The second technique exploited in this invention to make the development process simpler is declarative definition of dialog interaction. Declarative development allows dialogs to be defined by developers who may not be expert programmers, but who possess spoken dialog interface expertise. Furthermore, the declarative paradigm used in this invention is based on the widely-used XML syntactic format (Bray, Jean Paoli, Sperberg-McQueen, Maler, & Yergeau, 2004) for which a wide variety of processing tools is available. In addition to VoiceXML, other declarative XML-based dialog definition formats have been published, for example, (Li, Li, Chou, & Liu, 2007) (Scansoft, 2004), however, these aren\'t object-oriented.

Another approach to simplifying spoken system dialog development has been to provide tools to allow developers to specify dialogs in terms of higher-level, more abstract concepts, where the developer\'s specification is subsequently rendered into lower-level programming instructions for execution. This approach is taken, for example, in (Scholz, Irwin, & Tamri, 2008) and (Norton, Dahl, & Linebarger, 2003). This approach, while simplifying development, does not allow the developer the flexibility that is provided the current invention, in which the developer directly specifies the dialog.

The system\'s actions are driven by declaratively defined forward chaining pattern-action rules, also known as production rules. The dialog engine uses these production rules to progress through a dialog using a declarative pattern language that takes into account spoken, GUI and other inputs from the user to determine the next step in the dialog.

The system is able to vary its utterances, based on the context of the dialog, the user\'s experience, or randomly, to provide variety in the interaction.

The system possesses a structured memory for persistent storage of global variables and structures, similar to the memory used in the Darpa Communicator system (Bayer & al., 2001) but making use of a structured format.

The system is able to interrupt an ongoing task and inject a system-initiated dialog, for example, if the user had previously asked to be reminded of something at a particular time or location.


FIG. 1 shows a block diagram of a conversation manager constructed in accordance with this invention;

FIG. 2 shows a flow chart of a standard communication between the system and a client/user and the resulting exchange of messages therebetween;

FIG. 3 shows a flow chart of the conversation loop process;

FIG. 4 shows a flow chart for evaluation input signals for various events;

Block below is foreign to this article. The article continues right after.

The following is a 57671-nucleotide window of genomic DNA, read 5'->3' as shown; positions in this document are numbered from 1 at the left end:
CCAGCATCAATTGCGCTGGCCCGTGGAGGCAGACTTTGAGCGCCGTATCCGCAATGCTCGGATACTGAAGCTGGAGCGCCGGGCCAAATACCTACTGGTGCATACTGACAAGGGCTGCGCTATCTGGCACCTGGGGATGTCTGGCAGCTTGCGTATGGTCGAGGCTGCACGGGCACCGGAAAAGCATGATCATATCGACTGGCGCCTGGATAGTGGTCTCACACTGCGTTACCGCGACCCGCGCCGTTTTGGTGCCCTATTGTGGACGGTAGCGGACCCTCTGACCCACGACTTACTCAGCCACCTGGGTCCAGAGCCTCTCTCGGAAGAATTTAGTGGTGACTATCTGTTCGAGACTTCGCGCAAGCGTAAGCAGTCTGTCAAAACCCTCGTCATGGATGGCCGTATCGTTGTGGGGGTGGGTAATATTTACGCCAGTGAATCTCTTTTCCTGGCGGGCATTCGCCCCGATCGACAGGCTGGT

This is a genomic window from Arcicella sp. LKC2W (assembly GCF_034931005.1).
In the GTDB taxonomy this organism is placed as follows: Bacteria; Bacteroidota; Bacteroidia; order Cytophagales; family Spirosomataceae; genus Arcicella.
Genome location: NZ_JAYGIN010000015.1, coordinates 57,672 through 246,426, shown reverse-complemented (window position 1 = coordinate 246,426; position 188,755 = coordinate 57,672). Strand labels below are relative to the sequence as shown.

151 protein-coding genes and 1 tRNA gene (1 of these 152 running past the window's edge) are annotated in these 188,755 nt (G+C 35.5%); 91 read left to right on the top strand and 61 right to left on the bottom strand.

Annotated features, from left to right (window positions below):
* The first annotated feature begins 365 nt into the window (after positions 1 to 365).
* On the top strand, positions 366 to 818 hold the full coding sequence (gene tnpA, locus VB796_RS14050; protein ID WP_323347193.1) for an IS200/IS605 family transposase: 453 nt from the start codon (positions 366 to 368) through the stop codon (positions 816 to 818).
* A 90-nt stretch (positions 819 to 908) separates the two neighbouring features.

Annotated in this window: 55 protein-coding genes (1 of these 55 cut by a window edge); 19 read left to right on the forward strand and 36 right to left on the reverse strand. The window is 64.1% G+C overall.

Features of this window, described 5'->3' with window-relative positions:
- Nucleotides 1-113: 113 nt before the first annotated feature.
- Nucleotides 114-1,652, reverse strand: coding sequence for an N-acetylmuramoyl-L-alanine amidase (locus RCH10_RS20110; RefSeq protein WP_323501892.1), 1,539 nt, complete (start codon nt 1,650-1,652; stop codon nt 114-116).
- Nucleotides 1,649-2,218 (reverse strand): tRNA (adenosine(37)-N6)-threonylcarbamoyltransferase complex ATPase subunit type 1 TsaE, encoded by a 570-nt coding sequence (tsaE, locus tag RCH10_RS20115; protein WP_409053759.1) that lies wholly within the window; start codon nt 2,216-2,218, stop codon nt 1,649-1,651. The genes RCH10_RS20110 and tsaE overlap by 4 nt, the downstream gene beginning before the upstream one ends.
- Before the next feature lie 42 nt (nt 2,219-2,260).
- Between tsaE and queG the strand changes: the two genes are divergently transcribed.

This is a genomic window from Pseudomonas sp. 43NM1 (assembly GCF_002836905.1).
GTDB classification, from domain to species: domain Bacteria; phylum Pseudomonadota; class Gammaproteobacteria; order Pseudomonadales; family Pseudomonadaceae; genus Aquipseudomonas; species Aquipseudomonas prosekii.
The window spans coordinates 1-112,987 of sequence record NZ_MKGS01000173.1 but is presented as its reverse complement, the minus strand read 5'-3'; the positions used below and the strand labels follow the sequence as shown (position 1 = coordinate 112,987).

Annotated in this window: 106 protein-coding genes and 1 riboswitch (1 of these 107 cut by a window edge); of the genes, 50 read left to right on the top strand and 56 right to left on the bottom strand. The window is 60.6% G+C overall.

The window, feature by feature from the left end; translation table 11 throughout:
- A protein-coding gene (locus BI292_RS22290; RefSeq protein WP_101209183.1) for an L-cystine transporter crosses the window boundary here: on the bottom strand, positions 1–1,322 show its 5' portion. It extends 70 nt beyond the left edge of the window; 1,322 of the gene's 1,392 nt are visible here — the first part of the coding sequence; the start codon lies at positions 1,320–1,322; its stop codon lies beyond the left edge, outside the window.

FIG. 5 shows a flow chart for the evaluation rules;

FIG. 6 shows a flow chart for the process rule;

FIG. 7 shows a flow chart for selecting a STEP file;

FIG. 8 shows a flow chart for the introduction section;

FIG. 9 shows a flow chart for the presentation adaptation;

FIG. 10 shows a flow chart for assembling the presentation and attention messages;

FIG. 11 shows a flow chart for processing string objects;

FIG. 12 shows a flow chart for processing time-relevant events;

FIG. 13 shows a flow chart for updating grammars;

401, 1402, 1403 . . . .

FIGS. 14A-14L shows a flow chart illustrating how a grocery shopping list is generated in accordance with this invention using the processes of FIGS. 2-12; and

FIG. 15A-15S shows a flow chart illustrating buying a pair of ladies shoes using the processes of FIGS. 2-12.


OF THE INVENTION a. Definitions

The following terminology is used in the present application:

Multimodal Dialog System: A dialog system wherein the user can choose to interact with the system in multiple modalities, for example speech, typing, or touch.

Conversation Manager: A system component that coordinate the interaction between the system and the user. Its central task is deciding what the next steps in the conversation should be based on the user\'s input and other contextual information.

Conversational Agent: A synthetic character that interacts with the user to perform activities in a conversational manner, using natural language and dialog.

Pervasive application: An application that is continually available no matter what the user\'s location is.

Step file: A declarative XML representation of a dialog used in the conversation manager system.

b. General Description:

The system is built on a conversation manager, which coordinates all of the input and output modalities including speech I/O, GUI I/O, Avatar rendering and lip sync. The conversation manager also marshals external backend functions as well as a persistent memory which is used for short and long term memory as well as application knowledge.

In the embodiment shown in the figures, it is contemplated that the system for generating a dialog is a remote system accessible to a user remotely through the Internet. Of course, the system may also be implemented locally on a user device (e.g., PC, laptop, tablet, smartphone, etc.)

The system 100 is composed of the following parts:

1. Conversation Manager 10: The component that orchestrates and coordinates the dialog between the human and the machine.

2. Speech I/O 20: This system encapsulates speech recognition and pre- and post-processing of data involved in that recognition as well as the synthesis of the agent\'s voice.

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Application #
US 20130031476 A1
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Search Engine
Visual C++
Virtual Assistant